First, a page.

It was announced today that Marilee Jones, the Dean of Admissions at the Massachusetts Institute of Technology, lied about her credentials 28 years ago when she applied to work at the Institute. The announcement, of course, immediately sent shockwaves through the college admissions community since Marilee, a longtime admissions leader, is extremely respected in the field. As a contrite Marilee states in her resignation on MIT’s website, “I have resigned as MIT’s Dean of Admissions because very regrettably, I misled the Institute about my academic credentials. I misrepresented my academic degrees when I first applied to MIT 28 years ago and did not have the courage to correct my resume when I applied for my current job or at any time since. I am deeply sorry for this and for disappointing so many in the MIT community and beyond who supported me, believed in me, and who have given me extraordinary opportunities. I especially apologize to the Institute’s leadership and to my extraordinary staff, whom I have every confidence will continue to deliver on the Institute’s mission. This is the only public comment I wish to make at this personally difficult time and I hope my privacy will be respected.”
MIT’s Admissions Dean Lied on Her Job Application
While the college admissions community deeply admires and respects Marilee Jones for her efforts to depressurize the college admissions process, it is with sadness that we learn of her deception. When our nation’s elite colleges are holding students to the highest of standards, when there are strict honor codes in place at high schools and colleges, when schools such as the Haas School of Business at the University of California – Berkeley perform background checks on applicants, and when there are discipline questions on applications that students are required to answer truthfully, then we can certainly understand why students and parents would find it extremely difficult to find compassion for the Dean of Admissions at one of the most highly selective colleges in the country who lied on her job application to that institution. We wouldn’t exactly call it setting a good example.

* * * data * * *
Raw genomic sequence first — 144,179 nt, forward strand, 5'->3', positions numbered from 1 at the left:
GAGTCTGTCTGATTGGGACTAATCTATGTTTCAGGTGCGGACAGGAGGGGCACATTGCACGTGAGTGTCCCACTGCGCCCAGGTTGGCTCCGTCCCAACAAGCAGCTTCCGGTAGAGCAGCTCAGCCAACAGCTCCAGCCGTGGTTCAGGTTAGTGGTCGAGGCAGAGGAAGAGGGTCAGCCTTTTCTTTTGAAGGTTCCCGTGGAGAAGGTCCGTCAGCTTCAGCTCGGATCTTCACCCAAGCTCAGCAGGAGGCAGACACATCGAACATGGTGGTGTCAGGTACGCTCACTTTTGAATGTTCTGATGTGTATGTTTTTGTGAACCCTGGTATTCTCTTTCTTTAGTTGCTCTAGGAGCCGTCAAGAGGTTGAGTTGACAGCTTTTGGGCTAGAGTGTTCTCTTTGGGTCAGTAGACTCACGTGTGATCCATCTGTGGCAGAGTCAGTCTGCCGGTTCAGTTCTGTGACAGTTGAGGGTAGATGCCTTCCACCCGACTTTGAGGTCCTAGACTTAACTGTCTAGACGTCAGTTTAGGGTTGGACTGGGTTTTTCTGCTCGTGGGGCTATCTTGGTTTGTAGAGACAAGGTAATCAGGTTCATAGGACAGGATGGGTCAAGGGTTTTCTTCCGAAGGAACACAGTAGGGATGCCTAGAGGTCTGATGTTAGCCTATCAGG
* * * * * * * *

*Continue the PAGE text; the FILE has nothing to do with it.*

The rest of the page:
MIT’s Admissions Dean Was Wrong, But We Offer Her Forgiveness
Yet perhaps instead of judging her for her indiscretion of 28 years ago, we can instead offer Marilee Jones forgiveness, especially in light of all the wonderful work she’s done over the years in making the college admissions process a better process for all. Indeed, Marilee has been a leader among admissions czars in working to bend the highly selective college admissions process toward equity and inclusiveness, toward a system that isn’t filled with as much pressure as exists today. Yes, Marilee Jones did something wrong and she deserves to lose her job for lying on her job application. But that doesn’t erase all the good she’s done through the years in MIT’s admissions office. So, to Marilee, we offer our gratitude for her lifelong work. And we offer our forgiveness. We hope the rest of the college admissions community does the same.
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